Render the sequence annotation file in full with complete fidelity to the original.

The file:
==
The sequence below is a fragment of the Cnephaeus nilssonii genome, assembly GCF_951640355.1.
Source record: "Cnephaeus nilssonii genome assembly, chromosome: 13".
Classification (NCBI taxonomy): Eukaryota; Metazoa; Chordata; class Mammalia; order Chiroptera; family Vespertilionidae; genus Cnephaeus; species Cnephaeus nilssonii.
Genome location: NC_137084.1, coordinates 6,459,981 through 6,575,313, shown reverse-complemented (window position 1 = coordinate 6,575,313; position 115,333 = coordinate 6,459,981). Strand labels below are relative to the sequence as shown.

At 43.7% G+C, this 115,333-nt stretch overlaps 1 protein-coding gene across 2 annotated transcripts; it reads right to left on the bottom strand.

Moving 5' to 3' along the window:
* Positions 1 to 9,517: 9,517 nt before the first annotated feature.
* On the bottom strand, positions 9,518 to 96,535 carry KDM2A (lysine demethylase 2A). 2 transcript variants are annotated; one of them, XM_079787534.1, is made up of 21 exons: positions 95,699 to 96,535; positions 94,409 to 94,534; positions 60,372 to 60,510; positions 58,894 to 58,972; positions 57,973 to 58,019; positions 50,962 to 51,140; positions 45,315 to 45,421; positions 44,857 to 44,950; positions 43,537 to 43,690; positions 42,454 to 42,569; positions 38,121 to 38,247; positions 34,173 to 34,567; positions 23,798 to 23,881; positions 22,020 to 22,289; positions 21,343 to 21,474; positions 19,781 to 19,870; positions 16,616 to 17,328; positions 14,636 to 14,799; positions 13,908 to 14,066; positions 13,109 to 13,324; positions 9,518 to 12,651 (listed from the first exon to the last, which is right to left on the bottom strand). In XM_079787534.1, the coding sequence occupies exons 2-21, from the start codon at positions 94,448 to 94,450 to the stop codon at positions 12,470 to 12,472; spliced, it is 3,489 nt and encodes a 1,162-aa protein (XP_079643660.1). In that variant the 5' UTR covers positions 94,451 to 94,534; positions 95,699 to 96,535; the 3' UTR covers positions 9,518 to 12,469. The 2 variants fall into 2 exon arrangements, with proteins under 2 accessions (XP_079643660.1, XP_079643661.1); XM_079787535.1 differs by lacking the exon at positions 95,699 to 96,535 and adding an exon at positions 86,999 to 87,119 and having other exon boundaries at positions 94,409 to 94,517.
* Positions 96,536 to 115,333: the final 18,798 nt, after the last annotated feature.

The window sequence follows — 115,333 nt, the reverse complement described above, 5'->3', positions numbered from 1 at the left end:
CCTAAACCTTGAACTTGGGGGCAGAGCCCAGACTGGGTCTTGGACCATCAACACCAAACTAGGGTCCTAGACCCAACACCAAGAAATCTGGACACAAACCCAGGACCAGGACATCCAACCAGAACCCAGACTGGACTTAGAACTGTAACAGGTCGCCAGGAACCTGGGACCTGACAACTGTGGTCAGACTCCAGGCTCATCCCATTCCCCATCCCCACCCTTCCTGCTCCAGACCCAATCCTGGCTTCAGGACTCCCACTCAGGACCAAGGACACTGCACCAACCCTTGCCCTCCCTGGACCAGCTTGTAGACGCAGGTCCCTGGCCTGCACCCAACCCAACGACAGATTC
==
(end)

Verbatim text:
The sequence below is a fragment of the Cnephaeus nilssonii genome, assembly GCF_951640355.1.
Source record: "Cnephaeus nilssonii genome assembly, chromosome: 13".
Classification (NCBI taxonomy): Eukaryota; Metazoa; Chordata; class Mammalia; order Chiroptera; family Vespertilionidae; genus Cnephaeus; species Cnephaeus nilssonii.
Genome location: NC_137084.1, coordinates 6,459,981 through 6,575,313, shown reverse-complemented (window position 1 = coordinate 6,575,313; position 115,333 = coordinate 6,459,981). Strand labels below are relative to the sequence as shown.

At 43.7% G+C, this 115,333-nt stretch overlaps 1 protein-coding gene across 2 annotated transcripts; it reads right to left on the bottom strand.

Moving 5' to 3' along the window:
* Positions 1 to 9,517: 9,517 nt before the first annotated feature.
* On the bottom strand, positions 9,518 to 96,535 carry KDM2A (lysine demethylase 2A). 2 transcript variants are annotated; one of them, XM_079787534.1, is made up of 21 exons: positions 95,699 to 96,535; positions 94,409 to 94,534; positions 60,372 to 60,510; positions 58,894 to 58,972; positions 57,973 to 58,019; positions 50,962 to 51,140; positions 45,315 to 45,421; positions 44,857 to 44,950; positions 43,537 to 43,690; positions 42,454 to 42,569; positions 38,121 to 38,247; positions 34,173 to 34,567; positions 23,798 to 23,881; positions 22,020 to 22,289; positions 21,343 to 21,474; positions 19,781 to 19,870; positions 16,616 to 17,328; positions 14,636 to 14,799; positions 13,908 to 14,066; positions 13,109 to 13,324; positions 9,518 to 12,651 (listed from the first exon to the last, which is right to left on the bottom strand). In XM_079787534.1, the coding sequence occupies exons 2-21, from the start codon at positions 94,448 to 94,450 to the stop codon at positions 12,470 to 12,472; spliced, it is 3,489 nt and encodes a 1,162-aa protein (XP_079643660.1). In that variant the 5' UTR covers positions 94,451 to 94,534; positions 95,699 to 96,535; the 3' UTR covers positions 9,518 to 12,469. The 2 variants fall into 2 exon arrangements, with proteins under 2 accessions (XP_079643660.1, XP_079643661.1); XM_079787535.1 differs by lacking the exon at positions 95,699 to 96,535 and adding an exon at positions 86,999 to 87,119 and having other exon boundaries at positions 94,409 to 94,517.
* Positions 96,536 to 115,333: the final 18,798 nt, after the last annotated feature.

The window sequence follows — 115,333 nt, the reverse complement described above, 5'->3', positions numbered from 1 at the left end:
CCTAAACCTTGAACTTGGGGGCAGAGCCCAGACTGGGTCTTGGACCATCAACACCAAACTAGGGTCCTAGACCCAACACCAAGAAATCTGGACACAAACCCAGGACCAGGACATCCAACCAGAACCCAGACTGGACTTAGAACTGTAACAGGTCGCCAGGAACCTGGGACCTGACAACTGTGGTCAGACTCCAGGCTCATCCCATTCCCCATCCCCACCCTTCCTGCTCCAGACCCAATCCTGGCTTCAGGACTCCCACTCAGGACCAAGGACACTGCACCAACCCTTGCCCTCCCTGGACCAGCTTGTAGACGCAGGTCCCTGGCCTGCACCCAACCCAACGACAGATTC